distinguish between primary and
secondary audiences and understand why secondary audiences occur:
Primary audiences
(target audiences)

Secondary audiences:
substantial number of viewers/consumers outside the primary target audience

Passive viewing:
audience/consumer doesn't interact with the product or its content, does not generate content or influence the production

Passive audience theory
(the hypodermic model, advantages and disadvantages)

Active

viewing
: audience/viewer/consumer that physically interacts with the product. Audience interactions contribute and become part of the production. The audience has an element of control over how they interact with the product

Active audience theory

(uses/gratifications model, advantages and disadvantages)
Examples of passive and active media

Consumer-generated content
(cross-media, across sectors, advantages for producers).
BBFC (British Board of Film Classification)

ASA (Advertising Standards Agency)

PEGI (Pan European Game Information)

PCC (Press Complaints Commission)

OFCOM (Office of Communications).

primary research –
information obtained first- hand from the audience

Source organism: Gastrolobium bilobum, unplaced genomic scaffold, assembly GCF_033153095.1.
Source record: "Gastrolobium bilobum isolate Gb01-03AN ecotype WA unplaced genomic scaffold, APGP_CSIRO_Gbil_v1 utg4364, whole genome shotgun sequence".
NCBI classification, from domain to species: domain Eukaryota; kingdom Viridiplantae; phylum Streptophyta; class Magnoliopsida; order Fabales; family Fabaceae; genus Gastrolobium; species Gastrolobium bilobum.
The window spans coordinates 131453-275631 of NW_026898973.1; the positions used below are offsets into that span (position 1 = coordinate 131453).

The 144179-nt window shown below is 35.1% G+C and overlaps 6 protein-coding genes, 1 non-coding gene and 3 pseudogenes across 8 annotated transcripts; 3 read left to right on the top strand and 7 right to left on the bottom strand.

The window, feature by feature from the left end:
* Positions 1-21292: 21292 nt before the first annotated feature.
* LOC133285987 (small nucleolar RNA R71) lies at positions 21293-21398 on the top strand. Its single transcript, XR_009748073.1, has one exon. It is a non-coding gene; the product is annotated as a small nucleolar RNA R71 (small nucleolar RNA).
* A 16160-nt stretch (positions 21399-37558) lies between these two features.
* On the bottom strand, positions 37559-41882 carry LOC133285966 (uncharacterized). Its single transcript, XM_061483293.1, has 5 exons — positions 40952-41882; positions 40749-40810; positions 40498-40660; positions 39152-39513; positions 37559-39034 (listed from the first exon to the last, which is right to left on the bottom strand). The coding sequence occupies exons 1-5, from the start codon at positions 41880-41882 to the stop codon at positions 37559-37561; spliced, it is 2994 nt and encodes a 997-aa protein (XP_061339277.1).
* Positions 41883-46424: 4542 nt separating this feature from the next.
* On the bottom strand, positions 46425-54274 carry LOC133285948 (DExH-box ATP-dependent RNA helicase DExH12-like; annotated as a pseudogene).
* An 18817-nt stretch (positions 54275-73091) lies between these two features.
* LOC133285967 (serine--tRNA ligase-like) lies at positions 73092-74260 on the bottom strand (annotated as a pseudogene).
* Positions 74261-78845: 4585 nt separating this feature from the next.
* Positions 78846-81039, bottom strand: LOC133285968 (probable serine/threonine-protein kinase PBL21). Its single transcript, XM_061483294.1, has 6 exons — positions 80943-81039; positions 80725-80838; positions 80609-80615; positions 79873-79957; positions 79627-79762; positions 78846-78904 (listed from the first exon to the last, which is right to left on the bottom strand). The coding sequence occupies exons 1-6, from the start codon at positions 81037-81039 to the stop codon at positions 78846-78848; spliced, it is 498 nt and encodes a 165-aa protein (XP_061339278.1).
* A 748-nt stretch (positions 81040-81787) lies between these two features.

Secondary research –
‘second-hand’ research using primary research information

Qualitative research –
measuring individual opinions, attitudes, behaviour and the
psychology behind the choices people make

Quantitative research –
measure responses (how much, how many)
Audience statistics
(circulation, hits, box office figures, ratings, sales)
types of audience research:
Primary research methods
(questionnaires, surveys, interviews in person,
over the telephone or internet , focus groups, vox pops, product analysis)

Secondary research methods
(internet, library, archive, reading)

Advantages and disadvantages of types of research and methods

Key research terms –
objective, subjective, valid, reliable.
Audience Research methods:
Profiles (consumer, reader, gamer, surfer, listener, viewer)
Purpose of audience profiling
Using research data to develop a profile
Use of demographics (gender, age, race, occupation, education)
Patterns of consumer behaviour (genre, products, impact of technology)
Data (box office, sales figures, ratings, circulation, website hits)
Presentation of audience research information
Interpretation of audience and product data from charts, graphs, tables
Full transcript